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Beriev Be-4 / Kor-2

The Beriev Be-4 (originally designated KOR-2) was a reconnaissance flying boat built to operate from Soviet warships during World War II.

In 1939, Beriev was ordered to develop a successor to the KOR-1 design, which would overcome the numerous problems encountered in operational experience with that design.

The new aircraft, with the in-house designation KOR-2, first flew on 21 October 1940 at the Beriev factory in Taganrog.

The Be-4 was an elegant, parasol winged monoplane with a slight inverse gull wing.

The large radial engine was mounted in a nacelle above the fuselage.

Testing continued through January 1941, when series production was ordered under the designation Be-4, at a factory near Moscow.

However, due to the start of World War II, only two aircraft were completed.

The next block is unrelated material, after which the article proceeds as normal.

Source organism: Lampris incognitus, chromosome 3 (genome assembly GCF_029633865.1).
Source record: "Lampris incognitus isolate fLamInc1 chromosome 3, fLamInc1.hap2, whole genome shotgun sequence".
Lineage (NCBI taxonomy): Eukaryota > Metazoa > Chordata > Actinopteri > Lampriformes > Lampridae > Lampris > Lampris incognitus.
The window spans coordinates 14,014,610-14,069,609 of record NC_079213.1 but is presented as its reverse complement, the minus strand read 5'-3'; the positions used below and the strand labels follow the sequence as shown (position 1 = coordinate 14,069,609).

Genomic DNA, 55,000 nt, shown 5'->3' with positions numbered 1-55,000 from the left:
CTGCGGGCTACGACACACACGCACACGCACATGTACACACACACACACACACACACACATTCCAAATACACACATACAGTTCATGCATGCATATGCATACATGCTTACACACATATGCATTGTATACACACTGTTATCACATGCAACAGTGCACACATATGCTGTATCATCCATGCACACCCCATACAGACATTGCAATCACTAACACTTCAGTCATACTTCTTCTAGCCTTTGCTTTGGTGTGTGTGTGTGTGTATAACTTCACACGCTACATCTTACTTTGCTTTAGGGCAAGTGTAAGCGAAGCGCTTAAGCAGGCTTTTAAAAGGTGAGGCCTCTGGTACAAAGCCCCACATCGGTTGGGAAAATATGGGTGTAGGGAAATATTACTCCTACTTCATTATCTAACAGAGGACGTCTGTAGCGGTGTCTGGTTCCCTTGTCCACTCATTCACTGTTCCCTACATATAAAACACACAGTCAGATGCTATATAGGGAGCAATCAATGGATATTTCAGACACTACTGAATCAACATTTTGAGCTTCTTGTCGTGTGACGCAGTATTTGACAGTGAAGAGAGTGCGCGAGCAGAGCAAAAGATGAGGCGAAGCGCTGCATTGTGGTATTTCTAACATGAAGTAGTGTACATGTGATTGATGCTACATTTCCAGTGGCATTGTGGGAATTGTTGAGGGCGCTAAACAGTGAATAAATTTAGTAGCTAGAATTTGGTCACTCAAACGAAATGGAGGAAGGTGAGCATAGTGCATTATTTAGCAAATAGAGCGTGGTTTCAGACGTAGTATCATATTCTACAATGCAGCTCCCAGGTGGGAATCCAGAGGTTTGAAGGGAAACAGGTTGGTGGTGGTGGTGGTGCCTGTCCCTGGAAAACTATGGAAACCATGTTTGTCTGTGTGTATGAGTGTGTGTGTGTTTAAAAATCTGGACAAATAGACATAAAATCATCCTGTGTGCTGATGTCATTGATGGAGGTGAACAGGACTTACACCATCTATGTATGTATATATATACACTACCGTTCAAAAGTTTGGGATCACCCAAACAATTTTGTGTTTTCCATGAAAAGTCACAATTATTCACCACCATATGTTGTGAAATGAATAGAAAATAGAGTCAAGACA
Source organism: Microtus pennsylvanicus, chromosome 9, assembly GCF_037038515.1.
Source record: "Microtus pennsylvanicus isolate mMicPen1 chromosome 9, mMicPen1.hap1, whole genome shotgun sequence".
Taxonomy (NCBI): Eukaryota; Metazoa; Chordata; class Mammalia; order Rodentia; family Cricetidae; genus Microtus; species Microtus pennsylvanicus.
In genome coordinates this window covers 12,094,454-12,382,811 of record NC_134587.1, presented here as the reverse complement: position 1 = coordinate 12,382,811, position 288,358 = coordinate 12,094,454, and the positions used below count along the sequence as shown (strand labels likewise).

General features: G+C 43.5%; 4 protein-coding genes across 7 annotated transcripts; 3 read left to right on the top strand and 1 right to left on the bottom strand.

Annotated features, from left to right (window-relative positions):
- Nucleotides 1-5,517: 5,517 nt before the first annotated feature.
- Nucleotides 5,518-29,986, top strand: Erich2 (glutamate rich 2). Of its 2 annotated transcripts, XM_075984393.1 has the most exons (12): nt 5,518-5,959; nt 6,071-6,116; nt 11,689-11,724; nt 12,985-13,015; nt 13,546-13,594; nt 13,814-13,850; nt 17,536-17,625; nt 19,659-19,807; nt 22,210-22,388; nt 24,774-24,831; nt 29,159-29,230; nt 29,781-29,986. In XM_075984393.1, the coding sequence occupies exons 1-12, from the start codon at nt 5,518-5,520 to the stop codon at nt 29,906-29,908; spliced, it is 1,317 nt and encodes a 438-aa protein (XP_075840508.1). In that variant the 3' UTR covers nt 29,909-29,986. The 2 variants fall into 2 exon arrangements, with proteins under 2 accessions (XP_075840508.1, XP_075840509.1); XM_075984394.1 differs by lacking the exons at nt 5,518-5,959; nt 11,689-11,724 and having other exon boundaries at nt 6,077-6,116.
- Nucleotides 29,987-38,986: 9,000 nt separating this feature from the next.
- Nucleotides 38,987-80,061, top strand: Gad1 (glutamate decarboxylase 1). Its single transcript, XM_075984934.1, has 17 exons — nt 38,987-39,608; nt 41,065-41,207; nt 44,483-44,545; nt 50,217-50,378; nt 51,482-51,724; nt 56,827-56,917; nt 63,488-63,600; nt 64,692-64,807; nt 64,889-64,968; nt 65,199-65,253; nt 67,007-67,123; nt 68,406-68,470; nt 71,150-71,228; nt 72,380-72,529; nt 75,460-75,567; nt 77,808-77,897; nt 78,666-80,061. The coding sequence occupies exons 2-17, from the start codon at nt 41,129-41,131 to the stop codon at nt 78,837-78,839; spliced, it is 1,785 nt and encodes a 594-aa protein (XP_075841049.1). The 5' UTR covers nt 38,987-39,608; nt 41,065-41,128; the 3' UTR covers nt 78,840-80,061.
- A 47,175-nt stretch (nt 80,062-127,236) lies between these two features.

The factory was dismantled, and evacuated to Omsk, then to Krasnoyarsk, where production resumed in May 1943 to the end of 1945.

A total of 47 aircraft were eventually completed.

The Be-4 was placed into operational service with the Russian Black Sea Fleet from 1942, where it was used for coastal reconnaissance, anti-submarine and transport duties.

It was also used on the cruisers Maxim Gorki and Kirov.





10.50 m (34 ft 5 in)


12.00 m (39 ft 4 in)


4.05 m (13 ft 3 in)

Wing area

25.5 m2 (274 sq ft)

Empty weight

2,082 kg (4,590 lb)

Gross weight

2,760 kg (6,085 lb)


1 × Shvetsov M-62 radial,

746 kW (1,000 hp)


Maximum speed

356 km/h (221 mph, 192 kn)


1,150 km (716 mi, 622 nmi)

Service ceiling

8,100 m (26,575 ft)


1 × trainable 7.62 mm ShKAS machine gun for observer

Up to 300 kg (661 lb) of bombs or depth charges.


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